CAN bus is a message-based protocol allowing individual systems, devices and controllers within a network to communicate. In general, a bus is a communication system that transfers data between components. A Controller Area Network (CAN) allows for data transfer in a system not otherwise connected to a network hosting device.
Integrated CAN bus communication offers a number of benefits for industrial PC users. Benefits include high data transfer speeds, installation and maintenance flexibility, reliability and cost effectiveness.
CAN is widely utilized in modern in-vehicle computers, and is now being implemented in a wide range of embedded and industrial applications, from assembly lines to medical machinery. In industrial computing, CAN buses are most commonly used as a part of a distributed control system, which connects vital systems that may be spread throughout a facility.
A capacitive touchscreen is commonly used for a HMI (human machine interface). It relies on the human body's electrical properties to identify where a user is touching the screen. Most people are familiar with this type of screen on their smartphone.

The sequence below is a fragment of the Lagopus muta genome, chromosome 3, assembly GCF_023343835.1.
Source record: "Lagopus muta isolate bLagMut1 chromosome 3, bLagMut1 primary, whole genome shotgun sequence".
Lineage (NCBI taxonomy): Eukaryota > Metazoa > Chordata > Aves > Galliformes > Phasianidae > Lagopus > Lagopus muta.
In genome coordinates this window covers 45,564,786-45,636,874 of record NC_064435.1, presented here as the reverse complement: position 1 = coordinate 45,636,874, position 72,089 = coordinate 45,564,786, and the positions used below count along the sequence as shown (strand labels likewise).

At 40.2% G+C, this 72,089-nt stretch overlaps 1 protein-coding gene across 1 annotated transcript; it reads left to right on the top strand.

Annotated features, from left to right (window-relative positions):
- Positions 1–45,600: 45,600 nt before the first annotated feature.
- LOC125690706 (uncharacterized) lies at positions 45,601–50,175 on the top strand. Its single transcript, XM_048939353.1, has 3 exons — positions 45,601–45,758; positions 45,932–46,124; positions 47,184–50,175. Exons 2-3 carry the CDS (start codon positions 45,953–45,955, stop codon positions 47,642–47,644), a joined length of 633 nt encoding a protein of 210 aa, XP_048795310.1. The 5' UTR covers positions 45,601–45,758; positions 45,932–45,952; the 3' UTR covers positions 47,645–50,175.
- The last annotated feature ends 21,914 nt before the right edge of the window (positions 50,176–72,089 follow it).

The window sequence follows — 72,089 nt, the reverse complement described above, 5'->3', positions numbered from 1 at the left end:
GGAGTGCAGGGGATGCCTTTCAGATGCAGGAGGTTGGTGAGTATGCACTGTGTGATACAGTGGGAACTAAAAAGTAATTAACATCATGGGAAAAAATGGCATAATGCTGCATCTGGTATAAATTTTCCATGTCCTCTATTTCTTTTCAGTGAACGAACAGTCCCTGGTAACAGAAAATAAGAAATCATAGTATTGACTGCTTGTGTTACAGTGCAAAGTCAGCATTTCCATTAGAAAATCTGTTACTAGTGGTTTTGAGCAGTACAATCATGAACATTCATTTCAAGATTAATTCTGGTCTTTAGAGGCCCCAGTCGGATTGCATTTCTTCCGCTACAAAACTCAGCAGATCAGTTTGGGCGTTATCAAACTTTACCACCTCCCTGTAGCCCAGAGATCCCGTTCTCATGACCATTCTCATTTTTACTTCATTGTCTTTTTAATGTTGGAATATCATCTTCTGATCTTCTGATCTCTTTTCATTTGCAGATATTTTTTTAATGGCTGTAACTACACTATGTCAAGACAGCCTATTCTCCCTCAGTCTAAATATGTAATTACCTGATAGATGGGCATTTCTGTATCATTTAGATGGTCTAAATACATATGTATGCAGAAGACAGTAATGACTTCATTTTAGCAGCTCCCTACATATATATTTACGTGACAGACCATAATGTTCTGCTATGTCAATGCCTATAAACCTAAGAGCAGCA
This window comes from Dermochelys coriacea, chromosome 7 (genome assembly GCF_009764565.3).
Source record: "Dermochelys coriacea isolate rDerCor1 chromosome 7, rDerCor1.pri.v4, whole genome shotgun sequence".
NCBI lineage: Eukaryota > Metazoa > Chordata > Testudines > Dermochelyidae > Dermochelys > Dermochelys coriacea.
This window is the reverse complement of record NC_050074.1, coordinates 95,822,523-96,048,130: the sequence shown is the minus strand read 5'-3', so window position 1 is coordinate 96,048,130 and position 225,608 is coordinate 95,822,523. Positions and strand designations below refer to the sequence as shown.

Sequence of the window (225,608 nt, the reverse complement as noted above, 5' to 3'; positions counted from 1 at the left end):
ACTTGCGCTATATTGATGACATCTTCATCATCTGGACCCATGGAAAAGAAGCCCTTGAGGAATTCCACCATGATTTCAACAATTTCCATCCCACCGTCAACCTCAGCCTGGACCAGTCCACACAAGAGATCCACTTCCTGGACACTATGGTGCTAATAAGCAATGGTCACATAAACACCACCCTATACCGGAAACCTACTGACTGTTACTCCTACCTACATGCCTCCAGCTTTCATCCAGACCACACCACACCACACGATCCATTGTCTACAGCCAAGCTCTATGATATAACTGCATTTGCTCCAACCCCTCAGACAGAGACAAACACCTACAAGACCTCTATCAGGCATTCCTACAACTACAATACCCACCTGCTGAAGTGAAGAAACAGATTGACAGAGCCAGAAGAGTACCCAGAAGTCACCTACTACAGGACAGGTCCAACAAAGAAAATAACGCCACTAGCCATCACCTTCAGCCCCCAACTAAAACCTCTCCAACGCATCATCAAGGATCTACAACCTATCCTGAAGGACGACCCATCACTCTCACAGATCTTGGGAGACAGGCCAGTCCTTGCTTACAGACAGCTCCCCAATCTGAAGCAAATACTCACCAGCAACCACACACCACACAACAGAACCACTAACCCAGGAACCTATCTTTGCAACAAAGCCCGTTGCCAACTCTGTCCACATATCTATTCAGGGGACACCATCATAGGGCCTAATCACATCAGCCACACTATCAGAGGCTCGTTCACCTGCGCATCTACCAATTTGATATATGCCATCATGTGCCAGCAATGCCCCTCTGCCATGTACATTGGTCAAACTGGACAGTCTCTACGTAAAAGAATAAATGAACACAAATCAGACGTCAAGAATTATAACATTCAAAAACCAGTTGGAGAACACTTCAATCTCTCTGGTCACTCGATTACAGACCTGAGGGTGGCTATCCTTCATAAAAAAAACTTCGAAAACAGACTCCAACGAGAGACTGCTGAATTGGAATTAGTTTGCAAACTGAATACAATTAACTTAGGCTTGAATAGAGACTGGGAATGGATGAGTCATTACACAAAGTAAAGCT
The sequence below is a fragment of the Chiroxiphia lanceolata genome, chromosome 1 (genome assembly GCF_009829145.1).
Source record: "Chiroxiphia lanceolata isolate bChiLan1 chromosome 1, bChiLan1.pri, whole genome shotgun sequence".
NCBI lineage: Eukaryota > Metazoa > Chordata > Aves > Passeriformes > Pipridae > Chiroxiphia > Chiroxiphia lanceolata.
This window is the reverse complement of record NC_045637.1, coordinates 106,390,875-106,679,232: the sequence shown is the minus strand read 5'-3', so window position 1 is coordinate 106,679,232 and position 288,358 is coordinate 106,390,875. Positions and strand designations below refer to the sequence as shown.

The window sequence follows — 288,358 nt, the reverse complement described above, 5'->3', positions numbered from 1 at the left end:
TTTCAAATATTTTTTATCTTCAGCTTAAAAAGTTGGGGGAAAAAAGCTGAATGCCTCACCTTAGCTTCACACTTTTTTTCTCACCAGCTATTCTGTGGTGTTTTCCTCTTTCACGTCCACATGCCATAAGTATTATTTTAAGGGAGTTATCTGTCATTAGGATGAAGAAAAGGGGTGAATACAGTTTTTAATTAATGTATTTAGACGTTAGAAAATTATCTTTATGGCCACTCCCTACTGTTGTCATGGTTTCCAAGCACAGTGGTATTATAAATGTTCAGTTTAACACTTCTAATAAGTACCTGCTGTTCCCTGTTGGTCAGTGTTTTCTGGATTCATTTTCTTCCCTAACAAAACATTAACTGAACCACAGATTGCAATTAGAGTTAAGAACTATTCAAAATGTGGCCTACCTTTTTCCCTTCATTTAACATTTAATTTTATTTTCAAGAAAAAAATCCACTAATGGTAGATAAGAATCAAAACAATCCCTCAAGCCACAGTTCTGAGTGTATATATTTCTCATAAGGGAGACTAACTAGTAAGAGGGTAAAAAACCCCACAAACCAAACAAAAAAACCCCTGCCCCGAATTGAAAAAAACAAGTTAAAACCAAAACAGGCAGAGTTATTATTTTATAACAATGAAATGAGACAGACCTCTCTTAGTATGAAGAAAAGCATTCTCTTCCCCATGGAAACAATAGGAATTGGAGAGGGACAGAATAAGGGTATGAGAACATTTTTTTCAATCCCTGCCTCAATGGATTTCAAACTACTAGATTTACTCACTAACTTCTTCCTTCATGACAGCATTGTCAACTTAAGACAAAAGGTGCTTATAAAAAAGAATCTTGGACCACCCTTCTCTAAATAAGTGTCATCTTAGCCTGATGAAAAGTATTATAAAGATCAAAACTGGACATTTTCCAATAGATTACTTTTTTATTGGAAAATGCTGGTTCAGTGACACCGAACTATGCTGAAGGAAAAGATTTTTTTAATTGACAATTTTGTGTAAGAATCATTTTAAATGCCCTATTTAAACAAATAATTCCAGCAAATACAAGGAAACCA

In the industrial computing space, capacitive touchscreens are commonly used as an intuitive interface for kiosks and interactive digital signage because of their touch location accuracy and light touch activation. A capacitive touchscreen works well for machine operators as well, unless the operator is wearing gloves. In that case, a resistive screen is necessary.
Cloud computing is the ability to access IT resources over the Internet with pay-as-you-go pricing. Cloud providers like Amazon Web Services (AWS) or Microsoft Azure enable access to computing power, storage and databases on an as-needed basis. With this service, a cloud user does not need to purchase and maintain physical data centers and servers.
One of the many benefits of cloud computing is that it can be done anywhere, anytime. Some well known examples of cloud computing include Microsoft 365, Google Drive, and Apple iCloud.
A Central Processing Unit (CPU) is an integral part of the computer that receives and executes instructions. The CPU basically defines the capabilities of a computing device and plays the role of the brain.